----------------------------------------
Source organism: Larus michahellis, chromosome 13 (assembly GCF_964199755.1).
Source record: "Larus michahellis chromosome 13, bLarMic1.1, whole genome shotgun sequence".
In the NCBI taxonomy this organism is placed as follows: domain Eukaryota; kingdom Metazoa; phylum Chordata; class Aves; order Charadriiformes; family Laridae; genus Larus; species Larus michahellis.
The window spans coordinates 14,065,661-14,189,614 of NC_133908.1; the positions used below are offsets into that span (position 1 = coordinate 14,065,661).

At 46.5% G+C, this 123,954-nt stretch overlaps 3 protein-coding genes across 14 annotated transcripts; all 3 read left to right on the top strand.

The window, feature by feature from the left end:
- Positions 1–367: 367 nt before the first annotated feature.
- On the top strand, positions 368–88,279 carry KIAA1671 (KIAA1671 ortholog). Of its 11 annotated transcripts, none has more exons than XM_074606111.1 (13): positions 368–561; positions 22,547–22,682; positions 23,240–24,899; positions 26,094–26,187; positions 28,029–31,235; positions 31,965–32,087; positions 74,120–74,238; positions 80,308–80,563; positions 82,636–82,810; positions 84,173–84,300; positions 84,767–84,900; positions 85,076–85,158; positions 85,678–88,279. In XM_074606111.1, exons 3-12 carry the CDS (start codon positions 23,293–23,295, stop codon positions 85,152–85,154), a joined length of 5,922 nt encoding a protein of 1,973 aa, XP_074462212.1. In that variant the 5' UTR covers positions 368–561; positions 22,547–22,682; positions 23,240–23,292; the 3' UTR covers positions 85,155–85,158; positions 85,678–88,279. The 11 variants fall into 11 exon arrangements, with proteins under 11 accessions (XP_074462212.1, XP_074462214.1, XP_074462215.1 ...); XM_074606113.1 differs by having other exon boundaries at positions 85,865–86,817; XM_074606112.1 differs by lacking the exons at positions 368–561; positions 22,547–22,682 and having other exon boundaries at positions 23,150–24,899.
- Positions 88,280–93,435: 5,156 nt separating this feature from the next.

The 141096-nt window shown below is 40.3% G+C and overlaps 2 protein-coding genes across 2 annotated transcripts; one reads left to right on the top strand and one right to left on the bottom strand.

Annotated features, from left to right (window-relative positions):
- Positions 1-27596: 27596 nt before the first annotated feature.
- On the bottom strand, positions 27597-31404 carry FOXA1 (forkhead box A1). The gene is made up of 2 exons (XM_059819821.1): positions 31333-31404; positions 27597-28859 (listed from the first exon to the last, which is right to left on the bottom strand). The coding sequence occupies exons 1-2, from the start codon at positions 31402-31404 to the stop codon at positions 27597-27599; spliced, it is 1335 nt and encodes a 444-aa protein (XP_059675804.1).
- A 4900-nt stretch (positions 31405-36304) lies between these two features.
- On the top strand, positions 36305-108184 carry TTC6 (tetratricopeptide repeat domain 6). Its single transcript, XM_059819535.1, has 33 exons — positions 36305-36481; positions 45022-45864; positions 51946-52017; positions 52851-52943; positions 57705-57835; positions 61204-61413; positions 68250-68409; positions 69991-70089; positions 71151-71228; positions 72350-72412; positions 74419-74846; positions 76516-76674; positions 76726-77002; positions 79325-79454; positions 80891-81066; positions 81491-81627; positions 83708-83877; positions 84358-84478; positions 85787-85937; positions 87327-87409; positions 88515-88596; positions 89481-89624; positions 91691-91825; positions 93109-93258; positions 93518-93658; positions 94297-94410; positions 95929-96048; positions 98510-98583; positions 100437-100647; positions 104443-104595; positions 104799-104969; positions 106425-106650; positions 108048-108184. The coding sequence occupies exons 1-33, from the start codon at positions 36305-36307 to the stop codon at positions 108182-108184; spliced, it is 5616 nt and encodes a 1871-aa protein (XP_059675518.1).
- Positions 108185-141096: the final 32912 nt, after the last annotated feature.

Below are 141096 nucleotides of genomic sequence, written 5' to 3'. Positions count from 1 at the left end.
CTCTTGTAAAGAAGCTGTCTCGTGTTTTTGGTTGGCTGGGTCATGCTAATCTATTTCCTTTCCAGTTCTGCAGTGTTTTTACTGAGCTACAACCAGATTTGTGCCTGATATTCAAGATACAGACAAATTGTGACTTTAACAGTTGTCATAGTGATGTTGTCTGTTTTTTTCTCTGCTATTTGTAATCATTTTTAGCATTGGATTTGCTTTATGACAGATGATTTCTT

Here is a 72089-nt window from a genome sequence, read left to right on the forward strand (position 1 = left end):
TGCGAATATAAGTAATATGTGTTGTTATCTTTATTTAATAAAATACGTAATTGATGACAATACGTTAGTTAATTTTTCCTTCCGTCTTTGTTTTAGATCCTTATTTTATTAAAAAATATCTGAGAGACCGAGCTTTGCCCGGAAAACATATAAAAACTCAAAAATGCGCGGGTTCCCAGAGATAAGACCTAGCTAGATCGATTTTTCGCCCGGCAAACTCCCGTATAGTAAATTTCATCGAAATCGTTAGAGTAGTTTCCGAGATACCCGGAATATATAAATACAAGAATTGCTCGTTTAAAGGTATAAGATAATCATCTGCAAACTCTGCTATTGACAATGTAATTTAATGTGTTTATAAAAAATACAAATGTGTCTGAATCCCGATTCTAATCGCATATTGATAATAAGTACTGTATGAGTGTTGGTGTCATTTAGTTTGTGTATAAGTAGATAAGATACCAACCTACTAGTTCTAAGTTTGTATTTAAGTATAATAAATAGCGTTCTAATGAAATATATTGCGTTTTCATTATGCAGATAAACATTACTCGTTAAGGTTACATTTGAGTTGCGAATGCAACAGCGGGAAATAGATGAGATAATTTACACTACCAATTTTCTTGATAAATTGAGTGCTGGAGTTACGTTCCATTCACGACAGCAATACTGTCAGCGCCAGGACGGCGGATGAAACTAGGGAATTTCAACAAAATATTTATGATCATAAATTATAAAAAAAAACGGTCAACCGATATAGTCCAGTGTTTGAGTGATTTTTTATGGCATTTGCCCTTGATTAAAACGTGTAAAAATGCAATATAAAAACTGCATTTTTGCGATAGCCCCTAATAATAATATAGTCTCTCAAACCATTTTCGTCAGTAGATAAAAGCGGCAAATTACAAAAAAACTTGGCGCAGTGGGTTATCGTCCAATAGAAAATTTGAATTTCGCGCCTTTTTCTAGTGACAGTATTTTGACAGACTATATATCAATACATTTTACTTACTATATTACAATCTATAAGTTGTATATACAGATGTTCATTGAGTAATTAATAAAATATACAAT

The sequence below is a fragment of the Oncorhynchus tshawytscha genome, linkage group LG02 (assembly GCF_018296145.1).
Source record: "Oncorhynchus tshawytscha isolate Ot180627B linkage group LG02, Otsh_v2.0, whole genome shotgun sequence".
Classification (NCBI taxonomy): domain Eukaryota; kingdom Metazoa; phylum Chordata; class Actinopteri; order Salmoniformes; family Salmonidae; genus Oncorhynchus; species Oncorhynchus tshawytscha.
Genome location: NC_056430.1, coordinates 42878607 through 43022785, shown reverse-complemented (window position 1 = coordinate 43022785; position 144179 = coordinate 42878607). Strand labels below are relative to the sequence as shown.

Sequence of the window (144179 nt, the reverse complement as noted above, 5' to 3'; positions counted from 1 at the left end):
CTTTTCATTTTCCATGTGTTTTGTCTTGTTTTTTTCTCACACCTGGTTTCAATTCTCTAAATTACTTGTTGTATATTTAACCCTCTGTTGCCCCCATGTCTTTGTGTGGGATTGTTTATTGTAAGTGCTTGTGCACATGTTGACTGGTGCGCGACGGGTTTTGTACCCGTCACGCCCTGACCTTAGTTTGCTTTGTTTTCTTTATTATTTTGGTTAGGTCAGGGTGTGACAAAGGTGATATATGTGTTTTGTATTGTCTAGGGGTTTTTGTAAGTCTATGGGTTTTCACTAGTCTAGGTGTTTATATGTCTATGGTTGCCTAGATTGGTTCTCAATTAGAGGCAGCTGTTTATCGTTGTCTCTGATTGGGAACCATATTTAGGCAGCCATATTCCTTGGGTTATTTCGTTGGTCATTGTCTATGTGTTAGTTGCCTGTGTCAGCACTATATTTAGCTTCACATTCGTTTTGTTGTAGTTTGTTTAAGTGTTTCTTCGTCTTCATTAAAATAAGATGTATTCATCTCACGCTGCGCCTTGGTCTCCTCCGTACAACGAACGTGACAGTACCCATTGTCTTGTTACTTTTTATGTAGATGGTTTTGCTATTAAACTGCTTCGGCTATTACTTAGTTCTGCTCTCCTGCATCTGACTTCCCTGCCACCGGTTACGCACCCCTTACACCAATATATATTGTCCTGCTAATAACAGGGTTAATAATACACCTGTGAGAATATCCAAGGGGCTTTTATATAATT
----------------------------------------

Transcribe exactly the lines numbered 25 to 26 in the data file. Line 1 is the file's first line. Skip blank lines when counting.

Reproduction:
Sequence of the window (144179 nt, the reverse complement as noted above, 5' to 3'; positions counted from 1 at the left end):
CTTTTCATTTTCCATGTGTTTTGTCTTGTTTTTTTCTCACACCTGGTTTCAATTCTCTAAATTACTTGTTGTATATTTAACCCTCTGTTGCCCCCATGTCTTTGTGTGGGATTGTTTATTGTAAGTGCTTGTGCACATGTTGACTGGTGCGCGACGGGTTTTGTACCCGTCACGCCCTGACCTTAGTTTGCTTTGTTTTCTTTATTATTTTGGTTAGGTCAGGGTGTGACAAAGGTGATATATGTGTTTTGTATTGTCTAGGGGTTTTTGTAAGTCTATGGGTTTTCACTAGTCTAGGTGTTTATATGTCTATGGTTGCCTAGATTGGTTCTCAATTAGAGGCAGCTGTTTATCGTTGTCTCTGATTGGGAACCATATTTAGGCAGCCATATTCCTTGGGTTATTTCGTTGGTCATTGTCTATGTGTTAGTTGCCTGTGTCAGCACTATATTTAGCTTCACATTCGTTTTGTTGTAGTTTGTTTAAGTGTTTCTTCGTCTTCATTAAAATAAGATGTATTCATCTCACGCTGCGCCTTGGTCTCCTCCGTACAACGAACGTGACAGTACCCATTGTCTTGTTACTTTTTATGTAGATGGTTTTGCTATTAAACTGCTTCGGCTATTACTTAGTTCTGCTCTCCTGCATCTGACTTCCCTGCCACCGGTTACGCACCCCTTACACCAATATATATTGTCCTGCTAATAACAGGGTTAATAATACACCTGTGAGAATATCCAAGGGGCTTTTATATAATT